In Cubes 88 we take a look at how Mohd Heikal Hasan designed Malaysia’s PAM Centre with a vision of crafting ‘the space between’, taking into account urban complexities, sustainability, and the importance of ‘soul’ in architecture.
25 October, 2017
How does one conceive a building for one’s industry peers, and create a form that reflects the visions of the architecture fraternity?
The PAM Centre (for Pertubuhan Akitek Malaysia, the Malaysian Institute of Architects) has emerged as a delightful yet dramatic structure within the dense neighbourhood of Bangsar, Kuala Lumpur. A competition for building’s design was called when PAM was given notice by Dewan Bandaraya Kuala Lumpur (DBKL) to move out of the original PAM Centre along Jalan Tangsi.
The brief was to encapsulate PAM’s future and house a members’ service centre, administration office, conference centre and training centre befitting PAM’s aspirations as a nexus for architectural advancement and development. Among 36 entrants, the young architect Mohd Heikal Hasan of HMA and Associates emerged as the winner.
Hasan graduated from Oxford Brookes University with a degree in architecture, which he followed with a master’s degree in urban design. His design approach for the PAM Centre was built on the act of crafting ‘the space between’.
The PAM Centre sits in a challenging setting, along a narrow sloping street with an existing four-storey structure limiting the possibility for green space at the ground level. With these constraints, Hasan designed the building from the inside out, creating strokes of spaces inspired by two key urban design patterns and elements: the space between buildings and connectivity.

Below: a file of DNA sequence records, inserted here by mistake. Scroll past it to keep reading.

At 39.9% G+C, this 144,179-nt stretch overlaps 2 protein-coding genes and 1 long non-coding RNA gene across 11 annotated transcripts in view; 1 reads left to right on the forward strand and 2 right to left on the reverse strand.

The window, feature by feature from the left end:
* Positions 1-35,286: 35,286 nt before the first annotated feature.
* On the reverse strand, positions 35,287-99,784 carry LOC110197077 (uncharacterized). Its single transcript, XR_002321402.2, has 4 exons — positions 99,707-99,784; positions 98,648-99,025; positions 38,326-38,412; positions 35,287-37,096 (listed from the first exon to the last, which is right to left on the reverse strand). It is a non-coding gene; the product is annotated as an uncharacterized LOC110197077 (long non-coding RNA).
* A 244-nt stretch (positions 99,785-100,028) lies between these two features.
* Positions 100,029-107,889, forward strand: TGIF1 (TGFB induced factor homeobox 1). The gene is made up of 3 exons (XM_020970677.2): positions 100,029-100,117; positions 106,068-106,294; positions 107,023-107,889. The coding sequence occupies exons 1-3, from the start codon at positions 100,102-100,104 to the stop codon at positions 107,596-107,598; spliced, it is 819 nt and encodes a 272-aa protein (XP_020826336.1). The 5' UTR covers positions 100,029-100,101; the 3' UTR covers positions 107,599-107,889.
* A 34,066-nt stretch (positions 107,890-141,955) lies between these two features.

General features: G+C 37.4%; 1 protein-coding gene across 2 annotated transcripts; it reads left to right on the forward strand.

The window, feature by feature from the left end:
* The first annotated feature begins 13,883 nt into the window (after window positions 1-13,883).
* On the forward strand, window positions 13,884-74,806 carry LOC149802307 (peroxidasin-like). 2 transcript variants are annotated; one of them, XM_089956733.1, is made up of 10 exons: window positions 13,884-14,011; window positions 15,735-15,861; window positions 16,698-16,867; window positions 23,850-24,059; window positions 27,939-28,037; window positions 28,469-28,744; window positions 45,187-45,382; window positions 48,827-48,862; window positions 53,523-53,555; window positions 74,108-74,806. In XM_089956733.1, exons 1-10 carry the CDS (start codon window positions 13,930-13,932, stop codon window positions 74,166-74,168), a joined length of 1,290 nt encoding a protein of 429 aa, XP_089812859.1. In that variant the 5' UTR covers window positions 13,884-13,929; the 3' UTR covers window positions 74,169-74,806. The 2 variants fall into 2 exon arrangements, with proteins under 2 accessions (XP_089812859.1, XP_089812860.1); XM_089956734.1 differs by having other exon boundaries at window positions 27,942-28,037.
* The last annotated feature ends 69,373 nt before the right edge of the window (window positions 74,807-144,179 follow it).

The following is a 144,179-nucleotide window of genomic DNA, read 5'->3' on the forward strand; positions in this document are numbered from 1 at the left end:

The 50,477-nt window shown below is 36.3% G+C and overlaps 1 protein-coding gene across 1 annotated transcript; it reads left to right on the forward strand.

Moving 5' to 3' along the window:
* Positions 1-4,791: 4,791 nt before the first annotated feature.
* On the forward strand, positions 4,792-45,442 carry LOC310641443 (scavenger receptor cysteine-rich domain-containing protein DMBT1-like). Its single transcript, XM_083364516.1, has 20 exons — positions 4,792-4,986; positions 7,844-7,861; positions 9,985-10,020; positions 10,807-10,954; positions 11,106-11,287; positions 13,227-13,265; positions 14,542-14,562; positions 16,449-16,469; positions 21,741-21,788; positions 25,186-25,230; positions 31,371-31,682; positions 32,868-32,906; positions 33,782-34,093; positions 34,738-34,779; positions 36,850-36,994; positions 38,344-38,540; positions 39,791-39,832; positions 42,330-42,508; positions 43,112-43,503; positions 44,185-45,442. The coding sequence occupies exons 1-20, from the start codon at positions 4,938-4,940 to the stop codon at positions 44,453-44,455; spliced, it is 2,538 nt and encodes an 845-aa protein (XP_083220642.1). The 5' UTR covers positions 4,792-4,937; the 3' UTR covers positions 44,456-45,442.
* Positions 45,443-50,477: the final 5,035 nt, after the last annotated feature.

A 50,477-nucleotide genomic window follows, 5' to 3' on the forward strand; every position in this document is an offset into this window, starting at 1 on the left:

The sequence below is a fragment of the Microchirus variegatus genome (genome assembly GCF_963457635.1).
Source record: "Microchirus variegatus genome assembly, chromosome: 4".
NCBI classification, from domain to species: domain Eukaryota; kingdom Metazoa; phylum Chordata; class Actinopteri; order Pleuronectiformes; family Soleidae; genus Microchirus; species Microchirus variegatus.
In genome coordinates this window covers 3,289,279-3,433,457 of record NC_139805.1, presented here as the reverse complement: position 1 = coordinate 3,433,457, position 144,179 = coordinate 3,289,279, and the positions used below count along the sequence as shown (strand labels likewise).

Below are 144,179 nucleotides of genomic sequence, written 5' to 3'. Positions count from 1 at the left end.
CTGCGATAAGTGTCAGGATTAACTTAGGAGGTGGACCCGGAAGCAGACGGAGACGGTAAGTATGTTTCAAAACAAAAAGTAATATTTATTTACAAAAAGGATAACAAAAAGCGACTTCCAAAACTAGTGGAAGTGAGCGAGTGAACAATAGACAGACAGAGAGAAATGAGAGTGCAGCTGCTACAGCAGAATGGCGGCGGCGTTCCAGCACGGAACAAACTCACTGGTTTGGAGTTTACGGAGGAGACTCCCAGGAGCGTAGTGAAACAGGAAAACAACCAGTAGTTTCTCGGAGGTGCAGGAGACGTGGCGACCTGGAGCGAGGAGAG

The core of the building is formed by the stepped atrium that brings courtyard and garden elements inside. Staircases serve as the choreographers of movement, drawing people off the street and into the building.
An unassuming entry staircase leads to an open space that is accessible to people, context and environment. It effectively extends the street into the interior of the building. The openness and transparency of the building heighten the environmental poetics – the wind, sunlight and rain – which are experienced spatially. Such transparency offers natural surveillance.
The narrow site bounded by the News Straits Times building, the narrow and sloping Jalan Tandok and high-rise housing posed tremendous constraints. While bringing the outside into the inside was important, the building also connects the inside to the outside with an exploration of views and boundaries through the dichotomy of solids and voids.
The play of enclosure and transparency results in a modest yet elegant form that was conceived as a series of layers – like a musical composition.
Read the full article in Cubes 88, Out now!
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